Is divorce and remarriage always sinful?

Please explain Luke 16:18. Is divorce and remarriage always wrong?

The verse reads, “Everyone who divorces his wife and marries another commits adultery, and he who marries a woman divorced from her husband commits adultery."

The first thing we need to note here is that Jesus is speaking to men, and is considering the question from the perspective of a man’s role in the divorce and remarriage.

He says in the first place, “Everyone who divorces his wife and marries another commits adultery.” Taken by itself, and at a glance, this passage seems to imply an absolute prohibition of remarriage in any and all circumstances of divorce. But I think it’s better to understand Jesus as implying a very specific motive for the divorce, a motive which does not meet biblical standards of justification. When he says, “Everyone who divorces his wife and marries another,” he is addressing the issue of a man who has found another woman he would rather be married to, and so he divorces his first wife in order to marry her. The man has not found any lawful reason to divorce his wife; he’s just found someone else more to his liking. There were rabbis in Jesus’ time who said this sort of thing was permissible. Rabbi Hillel, for instance, said that a man may divorce his wife for something as simple as spoiling his food. Rabbi Akiva said that a man might divorce his wife “if he found another [woman] more beautiful than her.” But Jesus says that this is nothing less than adultery. The man is being unfaithful to his wife by unjustly divorcing her so that he can take someone else. He’s breaking covenant with her.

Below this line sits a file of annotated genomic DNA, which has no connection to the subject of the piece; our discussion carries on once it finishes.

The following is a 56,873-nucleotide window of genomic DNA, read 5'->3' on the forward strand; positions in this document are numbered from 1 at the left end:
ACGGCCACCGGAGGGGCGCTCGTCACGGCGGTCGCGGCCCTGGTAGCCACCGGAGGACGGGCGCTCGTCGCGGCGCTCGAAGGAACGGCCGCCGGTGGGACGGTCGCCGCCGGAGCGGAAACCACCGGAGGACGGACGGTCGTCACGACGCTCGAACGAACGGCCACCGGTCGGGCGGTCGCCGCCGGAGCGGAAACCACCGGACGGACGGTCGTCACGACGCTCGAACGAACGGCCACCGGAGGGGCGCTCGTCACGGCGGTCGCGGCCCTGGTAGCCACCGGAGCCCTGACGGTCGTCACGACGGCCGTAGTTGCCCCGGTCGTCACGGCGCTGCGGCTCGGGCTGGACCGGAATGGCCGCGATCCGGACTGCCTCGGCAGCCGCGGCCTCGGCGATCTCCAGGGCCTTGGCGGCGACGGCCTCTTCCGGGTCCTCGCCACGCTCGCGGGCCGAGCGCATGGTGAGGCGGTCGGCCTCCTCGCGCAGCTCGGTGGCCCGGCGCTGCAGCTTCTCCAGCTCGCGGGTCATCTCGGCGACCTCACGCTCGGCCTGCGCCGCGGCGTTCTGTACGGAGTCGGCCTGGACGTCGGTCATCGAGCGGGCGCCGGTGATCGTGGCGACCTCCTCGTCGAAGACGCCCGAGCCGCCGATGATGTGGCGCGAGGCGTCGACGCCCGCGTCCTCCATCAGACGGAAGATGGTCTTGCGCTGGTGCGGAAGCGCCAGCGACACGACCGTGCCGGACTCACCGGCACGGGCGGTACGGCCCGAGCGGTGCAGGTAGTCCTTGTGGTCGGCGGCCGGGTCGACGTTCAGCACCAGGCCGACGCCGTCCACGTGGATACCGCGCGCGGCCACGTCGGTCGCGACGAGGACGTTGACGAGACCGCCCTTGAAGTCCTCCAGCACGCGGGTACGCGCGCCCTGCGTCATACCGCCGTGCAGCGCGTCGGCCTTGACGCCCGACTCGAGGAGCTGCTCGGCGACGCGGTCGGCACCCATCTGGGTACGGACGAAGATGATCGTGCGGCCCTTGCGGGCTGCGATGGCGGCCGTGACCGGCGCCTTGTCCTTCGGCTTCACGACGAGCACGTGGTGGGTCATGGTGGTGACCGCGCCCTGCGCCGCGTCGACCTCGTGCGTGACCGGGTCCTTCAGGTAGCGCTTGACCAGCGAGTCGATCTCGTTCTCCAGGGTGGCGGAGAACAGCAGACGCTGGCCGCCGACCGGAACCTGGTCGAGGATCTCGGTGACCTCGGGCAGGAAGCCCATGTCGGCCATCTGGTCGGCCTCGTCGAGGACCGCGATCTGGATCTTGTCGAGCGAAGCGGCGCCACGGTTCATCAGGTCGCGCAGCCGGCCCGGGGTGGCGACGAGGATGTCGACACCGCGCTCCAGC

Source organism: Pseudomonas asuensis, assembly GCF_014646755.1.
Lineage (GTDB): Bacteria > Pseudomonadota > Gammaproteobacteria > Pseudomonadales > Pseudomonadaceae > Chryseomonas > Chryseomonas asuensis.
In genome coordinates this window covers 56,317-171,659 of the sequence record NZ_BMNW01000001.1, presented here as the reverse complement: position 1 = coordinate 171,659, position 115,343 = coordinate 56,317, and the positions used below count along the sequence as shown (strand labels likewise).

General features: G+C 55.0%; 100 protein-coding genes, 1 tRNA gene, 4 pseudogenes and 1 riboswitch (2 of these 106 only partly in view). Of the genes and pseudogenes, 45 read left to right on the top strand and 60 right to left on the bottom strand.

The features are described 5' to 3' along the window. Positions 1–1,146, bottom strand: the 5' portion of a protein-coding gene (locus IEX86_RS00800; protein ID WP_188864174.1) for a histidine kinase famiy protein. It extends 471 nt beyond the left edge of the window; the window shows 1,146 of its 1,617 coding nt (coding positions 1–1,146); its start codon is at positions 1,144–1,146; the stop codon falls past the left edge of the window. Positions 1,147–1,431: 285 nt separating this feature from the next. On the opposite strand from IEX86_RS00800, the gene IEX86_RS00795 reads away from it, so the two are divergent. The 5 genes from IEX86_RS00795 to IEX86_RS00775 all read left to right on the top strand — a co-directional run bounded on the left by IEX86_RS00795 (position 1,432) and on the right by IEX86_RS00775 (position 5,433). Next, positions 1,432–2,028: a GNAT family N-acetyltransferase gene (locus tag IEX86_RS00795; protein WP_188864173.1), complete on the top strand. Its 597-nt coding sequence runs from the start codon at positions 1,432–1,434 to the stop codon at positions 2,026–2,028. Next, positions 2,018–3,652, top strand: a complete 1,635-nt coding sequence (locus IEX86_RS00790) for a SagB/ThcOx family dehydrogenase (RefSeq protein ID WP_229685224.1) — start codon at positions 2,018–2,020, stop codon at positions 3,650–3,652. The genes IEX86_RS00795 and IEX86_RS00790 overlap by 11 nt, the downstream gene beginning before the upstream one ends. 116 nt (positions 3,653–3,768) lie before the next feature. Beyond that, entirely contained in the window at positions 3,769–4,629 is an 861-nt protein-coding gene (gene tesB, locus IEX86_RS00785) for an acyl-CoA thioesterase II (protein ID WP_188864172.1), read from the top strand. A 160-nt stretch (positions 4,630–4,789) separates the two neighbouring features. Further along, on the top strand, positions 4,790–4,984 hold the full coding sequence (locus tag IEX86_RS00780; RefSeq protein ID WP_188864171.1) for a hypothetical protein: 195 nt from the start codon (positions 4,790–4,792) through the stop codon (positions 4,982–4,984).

Likewise, when Jesus says, “and he who marries a woman divorced from her husband commits adultery,” he is supposing a case in which a man gains the affections of a married woman, so that she divorces her husband in order to marry him (her seducer). He who marries her is guilty of adultery (not to mention the fact that she is also) (cf. Mk. 10:11-12). This was the situation that John the Baptist rebuked in Herod. Herod had married a woman named Herodias who had divorced her husband in order to marry him (Mk. 6:16-20).

But all this leaves open the question of whether or not divorce and remarriage are allowed in other circumstances. In Deuteronomy 24, it is recognized that someone could divorce his wife if he found some “indecency” in her. The rabbis debated how far to take this word. As we have seen, some understood it very broadly (a woman spoils her husband’s food, or she has lost her youthful form and no longer pleases him).

Jesus, however, interprets the passage much more narrowly. He says, “Whoever divorces his wife, except for sexual immorality, and marries another, commits adultery” (Matt. 19:9). The underlying Greek word for sexual immorality in this verse is the word porneia. It’s the word from which the words porn and pornography are derived. Porneia is a term that broadly indicates offenses of a sexual nature, meaning anything from full-blown adultery, on the one hand, to withholding herself from the marriage bed on the other (cf. 1 Cor. 7:15). A woman, likewise, may pursue a divorce from her husband for similar offenses; and in addition, as we learn from Exodus 21, she may divorce him for failing to provide for her, which is her right as a wife (Ex. 21:10-11).

The breakdown of a marriage is always sad when it happens, but we should understand that it is not the case that all divorces are equal, even in the same divorce. In the same divorce, one party may be all to blame, and the other party completely innocent. The innocent party does no wrong in remarrying, provided it is a marriage in the Lord.


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